World Rainforest Movement

Brazil: Women in Camp Sister Dorothy Stang – for their right to life, against monoculture eucalyptus

On the evening and early morning of 27 th and 28th February, women of the Landless Rural Workers Movement from all over the Extreme South of Bahia gathered in the area that would become the Camp Sister Dorothy Stang. Many brought their children and looked like they were going to the best party in the world. On 28 th March, round about 4am, before the sun rose on the horizon, hundreds of useless eucalyptus trees were falling on an area planted by Veracel Cellulose, the largest land owner in the state of Bahia. And that’s how they resisted for the next 10 days.

Every morning, conscious that a development model based on highly unequal land distribution and agribusiness cannot be tolerated because it is responsible for the destruction of biodiversity, the women cut down eucalyptus and plant food crops. There are around 1,500 women of all ages, beliefs and colors. Kitchens, huts, food crops, school and health centre all built and planted together. A lesson of love and citizenship!

Under black plastic sheeting and a blistering sun, motivated by the chance of peace and equal rights, they advance on one of the greatest icons of human conceit. A monotonous, lifeless landscape gives way to huts, children’s voices, games and joy. Street Sellers also begin to arrive that, excluded from the “job market”, take the opportunity to earn their sustenance. The women begin to transform the desert in a creative and different community.

Many believe this green desert to be uncontestable. But landless women workers, excluded from society, tired of their precarious living conditions, no longer accept the repression of neo-colonialism. Stora Enso, Fíbria, Suzano, Arcelor Mital, BNDES or whatever other monster that comes near will be confronted and transformed through hard work and sweat. Many people came from near and far to widen the ranks of the struggle and messages of support and comfort have been received from far and wide.

On 4th March, the main road (BR 101) was blocked by the women who solicited a meeting with the Agricultural Development Minister exactly at the time that the President Dilma Rousseff was visiting Bahia in the town of Irecê. The women demanded the settlement of families camped on the roadsides in the Extreme South of Bahia. There are around 2,000 families living under plastic sheeting in a region where 700,000 hectares of eucalyptus are planted. For two hours drivers and passengers waited and the women finally unblocked the road thanking them for their patience and advising them of the objectives of the struggle.

On 8th March, the women began the day with a lively sing song of traditional music: “Oh woman lace maker, lace maker, come away from the oven and free yourself”. Women from the Struggle for Land Movement (MLT) arrived from another camp to help and participate in activities. They brought milk, manioc flour, beans and vegetables to complement a special lunch to celebrate the International Women’s Day. This food was produced in the MLT camp, Baixa Verde located on government land on which Veracel planted eucalyptus. This areas consists of 1,333 hectares that now sustain 85 families. If these women and their allies have anything to do with it, the days of subordination, repression and discrimination are numbered.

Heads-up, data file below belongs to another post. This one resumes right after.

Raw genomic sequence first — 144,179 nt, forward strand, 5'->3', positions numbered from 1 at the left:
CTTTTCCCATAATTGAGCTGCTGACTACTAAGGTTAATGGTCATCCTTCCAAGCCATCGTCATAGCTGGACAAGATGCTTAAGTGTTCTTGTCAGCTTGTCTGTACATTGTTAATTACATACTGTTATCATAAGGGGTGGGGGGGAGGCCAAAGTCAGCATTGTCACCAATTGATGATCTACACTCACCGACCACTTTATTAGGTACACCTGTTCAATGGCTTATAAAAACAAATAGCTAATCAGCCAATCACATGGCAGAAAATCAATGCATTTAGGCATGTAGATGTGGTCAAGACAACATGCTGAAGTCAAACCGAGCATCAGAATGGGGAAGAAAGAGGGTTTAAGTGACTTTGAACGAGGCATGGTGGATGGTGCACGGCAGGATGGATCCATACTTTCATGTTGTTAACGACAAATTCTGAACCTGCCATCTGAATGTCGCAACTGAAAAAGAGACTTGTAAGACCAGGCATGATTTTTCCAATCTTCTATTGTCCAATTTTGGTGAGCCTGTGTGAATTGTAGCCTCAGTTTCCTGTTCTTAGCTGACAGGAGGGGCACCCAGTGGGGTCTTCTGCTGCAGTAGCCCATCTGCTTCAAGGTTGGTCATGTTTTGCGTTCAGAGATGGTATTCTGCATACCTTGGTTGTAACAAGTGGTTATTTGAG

Samba and other traditional music, poetry and theatre (“mística”) provided the dessert and festivities continued throughout the afternoon. Politicians, union leaders and comrades from all segments of society came to see for themselves the town of huts covered with plastic sheeting built by the women. Two hundred and eighty school children delighted the public with songs, art, místicas and games. The speaker begins her talk saying: “while there are so many people without land and so much land without people the struggle continues. Our country cannot be hostage to companies like Stora Enso and Fíbria, that poison the soil and people. We don’t want to inherit the ruins that this project will produce. The climate has already been transformed and unimaginable changes are sure to come. We can’t just stand back and watch. We have to build another reality’.

The women also reminded the listeners that the companies that plant eucalyptus also posses cellulose factories that contribute to global warming. They cut down forest to plant eucalyptus, in our case the Atlantic Forest. They use petroleum based agrotoxics that are greatly responsible for processes of global warming and use a lot of energy in the paper production process that also causes carbon emissions. And they still want us to believe that these same companies can solve the problem. They even seek credits from the so called “carbon market” arguing that eucalyptus plantations absorb carbon. But what happens when the eucalyptus is harvested after seven years? This is just another strategy to generate more profit and clean up their image, and mask the real threats.

This is why these women continue in their struggle for their rights to land and territory! For their right to life! Against all forms of racism, oppression and exploitation!

By Ivonete Gonçalves, CEPEDES (Centre for Studies and Research for the Development of the Extreme South of Bahia), e-mail: